Updating that 1970’s door

As we look forward to four months of cold weather, short days, and general dreariness, this might be a good time to pour yourself another spiked eggnog, grab a spot on the sofa, and evaluate your home’s décor.

Where to start will always be a challenge, so let’s begin with the interior doors, a home component that usually gets done once, then forgotten. Interior doors are also fixtures that were often done relatively cheaply, and even more so if your home was one of a series of cookie cutter-styled units built back in the big housing development years of the 1970s.

So, with your feet up, and already half in the bag by 11 a.m. during this blissful holiday week, what are we looking at?

Are the doors essentially plain mahogany slabs, either clear-coated, stained, or perhaps over time have been painted white, with that slight hint of woodgrain peering through?

Or, are they of the six-panel, white, woodgrain variety— a pattern that has been serving homebuilders for years, and a style I remember fondly from my years in the building supply business as a summer student (in other words, it’s been a while).

As you continue to scan the room, is the style and colour scheme of your living room somewhat reminiscent of the Brady Bunch TV series? Is there a bright orange beanbag chair in the corner? When you tumble out of the sofa, is your fall broken by shag carpeting? And, are you still kicking yourself for having lost money by having invested in sea monkeys? If you answered yes to one or more of these questions, then it’s time to have Scotty beam you out of the 70s.

Again, starting with the interior doors, you’ll essentially have two options. One, you can replace the door slabs only, or two, new slabs can be ordered pre-hung in their own frames. Only replacing the slab may seem like the simplest solution, and it might be, with this strategy causing less collateral damage, due to the wall, existing jamb, and casing, remaining basically untouched.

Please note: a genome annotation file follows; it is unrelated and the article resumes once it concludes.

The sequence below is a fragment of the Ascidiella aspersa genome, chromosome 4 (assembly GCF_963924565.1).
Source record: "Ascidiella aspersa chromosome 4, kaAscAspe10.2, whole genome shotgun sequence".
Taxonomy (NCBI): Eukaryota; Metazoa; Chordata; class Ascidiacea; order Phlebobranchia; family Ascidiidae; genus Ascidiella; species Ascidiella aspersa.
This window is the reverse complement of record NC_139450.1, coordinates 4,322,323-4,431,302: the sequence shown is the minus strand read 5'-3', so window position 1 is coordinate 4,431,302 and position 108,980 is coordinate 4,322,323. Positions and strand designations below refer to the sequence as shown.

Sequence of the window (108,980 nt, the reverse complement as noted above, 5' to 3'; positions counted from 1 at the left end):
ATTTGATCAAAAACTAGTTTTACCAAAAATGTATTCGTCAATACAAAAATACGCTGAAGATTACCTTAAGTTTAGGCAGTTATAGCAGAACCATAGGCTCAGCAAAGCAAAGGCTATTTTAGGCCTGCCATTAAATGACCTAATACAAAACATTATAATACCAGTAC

However, ‘door only’ replacement will in fact require a more heightened skillset. Fitting a perfectly new, rectangular door in a space that’s 50 years old, and probably not so square, will be a frustrating task, most likely requiring the use of an electric planer and belt-sander in order to form this door into the desired shape.

Plus, if it’s your goal to save the existing hinges, the task of having to mortise the hinge placement on your new slab is never an easy cut. Then there’s the job of having to cut the hole for the door knob, a relatively easy procedure, unless you screw it up of course, leaving you with another item to toss in next spring’s lawn sale.

Regarding the hinge placement on a new slab door, do-it-yourselfers will be pleased to know there now exists a no-mortise hinge, or no-space hinge, which saves the installer having to painstakingly cut out the required hinge depth on a new jamb. Instead, the no-mortise hinge allows the installer to simply flush-mount the hinge on both the door and the jamb, saving a lot of time and headache.

Pre-hung doors require four basic tools, them being a cordless drill, a chop saw (to miter the casings), a pneumatic nail gun (or simply a hammer), a level, and one pre-hung door installation hardware kit per unit.

With the old frame removed, the levelling of your pre-hung unit will be extremely straightforward, requiring the installer to simply confirm things are level before screwing the jamb in position.

What style of door should homeowners be considering?

Look to choose a door with a smooth finish, having two-to-five raised panels, with simple bevelling.

What else?

Be sure to measure the width, height, and door thickness, of your existing slab before ordering. Back in the day, 78-inch doors, as opposed to today’s 80-inch high slabs, were quite common.

Good building.

As published by the Standard-Freeholder
Handyman's Hints Standard-Freeholder Cornwall Ontario by Chris Emard

Items you could put in their nail pouch

The task of Christmas gifting doesn’t have to be such a challenge if you choose to follow one simple guideline: “make it a practical gift.”